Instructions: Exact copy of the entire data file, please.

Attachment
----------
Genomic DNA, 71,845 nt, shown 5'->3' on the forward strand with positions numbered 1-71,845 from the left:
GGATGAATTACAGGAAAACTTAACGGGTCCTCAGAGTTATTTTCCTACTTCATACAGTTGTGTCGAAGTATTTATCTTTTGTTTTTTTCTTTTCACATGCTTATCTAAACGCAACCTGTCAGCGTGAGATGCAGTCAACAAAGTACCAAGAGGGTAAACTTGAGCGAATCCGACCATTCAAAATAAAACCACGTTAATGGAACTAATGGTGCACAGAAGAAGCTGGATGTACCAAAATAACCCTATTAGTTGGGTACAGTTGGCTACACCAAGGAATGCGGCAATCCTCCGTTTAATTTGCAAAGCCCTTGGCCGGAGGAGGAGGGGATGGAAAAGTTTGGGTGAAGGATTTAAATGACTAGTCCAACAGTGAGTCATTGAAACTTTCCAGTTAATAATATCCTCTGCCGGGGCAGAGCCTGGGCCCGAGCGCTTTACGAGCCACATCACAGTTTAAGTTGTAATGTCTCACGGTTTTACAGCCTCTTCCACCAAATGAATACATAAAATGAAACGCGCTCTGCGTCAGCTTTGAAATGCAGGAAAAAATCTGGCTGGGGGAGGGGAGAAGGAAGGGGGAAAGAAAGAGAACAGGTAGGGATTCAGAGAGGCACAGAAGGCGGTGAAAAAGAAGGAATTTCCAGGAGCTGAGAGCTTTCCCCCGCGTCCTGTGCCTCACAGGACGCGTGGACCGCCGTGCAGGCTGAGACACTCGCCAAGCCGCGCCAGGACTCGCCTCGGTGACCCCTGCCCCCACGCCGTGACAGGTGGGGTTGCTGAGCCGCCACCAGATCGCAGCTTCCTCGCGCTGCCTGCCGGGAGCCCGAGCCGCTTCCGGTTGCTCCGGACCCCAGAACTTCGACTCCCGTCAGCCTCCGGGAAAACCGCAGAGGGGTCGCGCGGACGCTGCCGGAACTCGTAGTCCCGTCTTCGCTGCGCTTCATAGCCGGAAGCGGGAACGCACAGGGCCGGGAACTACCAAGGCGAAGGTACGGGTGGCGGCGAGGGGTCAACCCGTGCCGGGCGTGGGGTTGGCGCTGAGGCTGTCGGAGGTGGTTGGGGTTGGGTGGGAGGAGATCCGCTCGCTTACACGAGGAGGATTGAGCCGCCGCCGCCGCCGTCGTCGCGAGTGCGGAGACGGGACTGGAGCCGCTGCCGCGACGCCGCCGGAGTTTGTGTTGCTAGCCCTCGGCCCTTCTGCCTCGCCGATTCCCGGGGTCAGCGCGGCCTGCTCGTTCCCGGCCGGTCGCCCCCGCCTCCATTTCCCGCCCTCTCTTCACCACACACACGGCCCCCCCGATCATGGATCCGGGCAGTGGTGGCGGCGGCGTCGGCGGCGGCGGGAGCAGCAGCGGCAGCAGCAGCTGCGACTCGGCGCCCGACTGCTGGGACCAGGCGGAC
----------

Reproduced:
Genomic DNA, 71,845 nt, shown 5'->3' on the forward strand with positions numbered 1-71,845 from the left:
GGATGAATTACAGGAAAACTTAACGGGTCCTCAGAGTTATTTTCCTACTTCATACAGTTGTGTCGAAGTATTTATCTTTTGTTTTTTTCTTTTCACATGCTTATCTAAACGCAACCTGTCAGCGTGAGATGCAGTCAACAAAGTACCAAGAGGGTAAACTTGAGCGAATCCGACCATTCAAAATAAAACCACGTTAATGGAACTAATGGTGCACAGAAGAAGCTGGATGTACCAAAATAACCCTATTAGTTGGGTACAGTTGGCTACACCAAGGAATGCGGCAATCCTCCGTTTAATTTGCAAAGCCCTTGGCCGGAGGAGGAGGGGATGGAAAAGTTTGGGTGAAGGATTTAAATGACTAGTCCAACAGTGAGTCATTGAAACTTTCCAGTTAATAATATCCTCTGCCGGGGCAGAGCCTGGGCCCGAGCGCTTTACGAGCCACATCACAGTTTAAGTTGTAATGTCTCACGGTTTTACAGCCTCTTCCACCAAATGAATACATAAAATGAAACGCGCTCTGCGTCAGCTTTGAAATGCAGGAAAAAATCTGGCTGGGGGAGGGGAGAAGGAAGGGGGAAAGAAAGAGAACAGGTAGGGATTCAGAGAGGCACAGAAGGCGGTGAAAAAGAAGGAATTTCCAGGAGCTGAGAGCTTTCCCCCGCGTCCTGTGCCTCACAGGACGCGTGGACCGCCGTGCAGGCTGAGACACTCGCCAAGCCGCGCCAGGACTCGCCTCGGTGACCCCTGCCCCCACGCCGTGACAGGTGGGGTTGCTGAGCCGCCACCAGATCGCAGCTTCCTCGCGCTGCCTGCCGGGAGCCCGAGCCGCTTCCGGTTGCTCCGGACCCCAGAACTTCGACTCCCGTCAGCCTCCGGGAAAACCGCAGAGGGGTCGCGCGGACGCTGCCGGAACTCGTAGTCCCGTCTTCGCTGCGCTTCATAGCCGGAAGCGGGAACGCACAGGGCCGGGAACTACCAAGGCGAAGGTACGGGTGGCGGCGAGGGGTCAACCCGTGCCGGGCGTGGGGTTGGCGCTGAGGCTGTCGGAGGTGGTTGGGGTTGGGTGGGAGGAGATCCGCTCGCTTACACGAGGAGGATTGAGCCGCCGCCGCCGCCGTCGTCGCGAGTGCGGAGACGGGACTGGAGCCGCTGCCGCGACGCCGCCGGAGTTTGTGTTGCTAGCCCTCGGCCCTTCTGCCTCGCCGATTCCCGGGGTCAGCGCGGCCTGCTCGTTCCCGGCCGGTCGCCCCCGCCTCCATTTCCCGCCCTCTCTTCACCACACACACGGCCCCCCCGATCATGGATCCGGGCAGTGGTGGCGGCGGCGTCGGCGGCGGCGGGAGCAGCAGCGGCAGCAGCAGCTGCGACTCGGCGCCCGACTGCTGGGACCAGGCGGAC